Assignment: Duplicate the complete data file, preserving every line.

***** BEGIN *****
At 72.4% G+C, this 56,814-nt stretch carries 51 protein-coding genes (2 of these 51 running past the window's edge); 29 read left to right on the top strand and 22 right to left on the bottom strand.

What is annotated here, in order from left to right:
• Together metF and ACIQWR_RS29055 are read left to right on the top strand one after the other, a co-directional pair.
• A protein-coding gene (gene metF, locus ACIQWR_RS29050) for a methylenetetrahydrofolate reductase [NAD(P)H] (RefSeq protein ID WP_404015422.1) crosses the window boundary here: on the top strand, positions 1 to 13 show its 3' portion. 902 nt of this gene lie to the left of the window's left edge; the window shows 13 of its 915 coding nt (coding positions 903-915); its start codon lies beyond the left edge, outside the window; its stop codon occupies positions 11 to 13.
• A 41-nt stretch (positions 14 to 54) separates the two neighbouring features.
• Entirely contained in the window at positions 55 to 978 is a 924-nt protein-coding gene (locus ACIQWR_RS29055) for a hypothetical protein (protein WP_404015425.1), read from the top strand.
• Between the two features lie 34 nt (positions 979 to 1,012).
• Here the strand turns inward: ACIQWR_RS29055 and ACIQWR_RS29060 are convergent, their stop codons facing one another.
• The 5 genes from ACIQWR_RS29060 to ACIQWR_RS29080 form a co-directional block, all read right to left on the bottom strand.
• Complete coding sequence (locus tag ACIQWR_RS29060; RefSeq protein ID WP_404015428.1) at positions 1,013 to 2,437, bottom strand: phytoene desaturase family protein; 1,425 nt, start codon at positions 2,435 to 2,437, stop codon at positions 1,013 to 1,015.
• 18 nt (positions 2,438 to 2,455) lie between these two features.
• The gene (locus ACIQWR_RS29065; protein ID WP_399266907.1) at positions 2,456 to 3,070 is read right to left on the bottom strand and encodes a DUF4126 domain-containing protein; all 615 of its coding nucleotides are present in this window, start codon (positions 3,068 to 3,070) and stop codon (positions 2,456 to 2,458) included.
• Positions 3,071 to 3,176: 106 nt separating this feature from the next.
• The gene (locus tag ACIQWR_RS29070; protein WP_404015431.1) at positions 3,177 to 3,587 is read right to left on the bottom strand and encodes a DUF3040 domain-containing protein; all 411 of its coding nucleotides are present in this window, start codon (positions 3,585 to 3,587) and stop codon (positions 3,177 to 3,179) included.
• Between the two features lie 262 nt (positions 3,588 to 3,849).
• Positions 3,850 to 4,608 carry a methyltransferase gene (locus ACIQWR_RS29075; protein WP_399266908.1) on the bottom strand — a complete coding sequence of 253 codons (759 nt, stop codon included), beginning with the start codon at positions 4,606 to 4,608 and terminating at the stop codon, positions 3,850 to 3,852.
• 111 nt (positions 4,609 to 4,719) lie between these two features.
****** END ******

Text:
At 72.4% G+C, this 56,814-nt stretch carries 51 protein-coding genes (2 of these 51 running past the window's edge); 29 read left to right on the top strand and 22 right to left on the bottom strand.

What is annotated here, in order from left to right:
• Together metF and ACIQWR_RS29055 are read left to right on the top strand one after the other, a co-directional pair.
• A protein-coding gene (gene metF, locus ACIQWR_RS29050) for a methylenetetrahydrofolate reductase [NAD(P)H] (RefSeq protein ID WP_404015422.1) crosses the window boundary here: on the top strand, positions 1 to 13 show its 3' portion. 902 nt of this gene lie to the left of the window's left edge; the window shows 13 of its 915 coding nt (coding positions 903-915); its start codon lies beyond the left edge, outside the window; its stop codon occupies positions 11 to 13.
• A 41-nt stretch (positions 14 to 54) separates the two neighbouring features.
• Entirely contained in the window at positions 55 to 978 is a 924-nt protein-coding gene (locus ACIQWR_RS29055) for a hypothetical protein (protein WP_404015425.1), read from the top strand.
• Between the two features lie 34 nt (positions 979 to 1,012).
• Here the strand turns inward: ACIQWR_RS29055 and ACIQWR_RS29060 are convergent, their stop codons facing one another.
• The 5 genes from ACIQWR_RS29060 to ACIQWR_RS29080 form a co-directional block, all read right to left on the bottom strand.
• Complete coding sequence (locus tag ACIQWR_RS29060; RefSeq protein ID WP_404015428.1) at positions 1,013 to 2,437, bottom strand: phytoene desaturase family protein; 1,425 nt, start codon at positions 2,435 to 2,437, stop codon at positions 1,013 to 1,015.
• 18 nt (positions 2,438 to 2,455) lie between these two features.
• The gene (locus ACIQWR_RS29065; protein ID WP_399266907.1) at positions 2,456 to 3,070 is read right to left on the bottom strand and encodes a DUF4126 domain-containing protein; all 615 of its coding nucleotides are present in this window, start codon (positions 3,068 to 3,070) and stop codon (positions 2,456 to 2,458) included.
• Positions 3,071 to 3,176: 106 nt separating this feature from the next.
• The gene (locus tag ACIQWR_RS29070; protein WP_404015431.1) at positions 3,177 to 3,587 is read right to left on the bottom strand and encodes a DUF3040 domain-containing protein; all 411 of its coding nucleotides are present in this window, start codon (positions 3,585 to 3,587) and stop codon (positions 3,177 to 3,179) included.
• Between the two features lie 262 nt (positions 3,588 to 3,849).
• Positions 3,850 to 4,608 carry a methyltransferase gene (locus ACIQWR_RS29075; protein WP_399266908.1) on the bottom strand — a complete coding sequence of 253 codons (759 nt, stop codon included), beginning with the start codon at positions 4,606 to 4,608 and terminating at the stop codon, positions 3,850 to 3,852.
• 111 nt (positions 4,609 to 4,719) lie between these two features.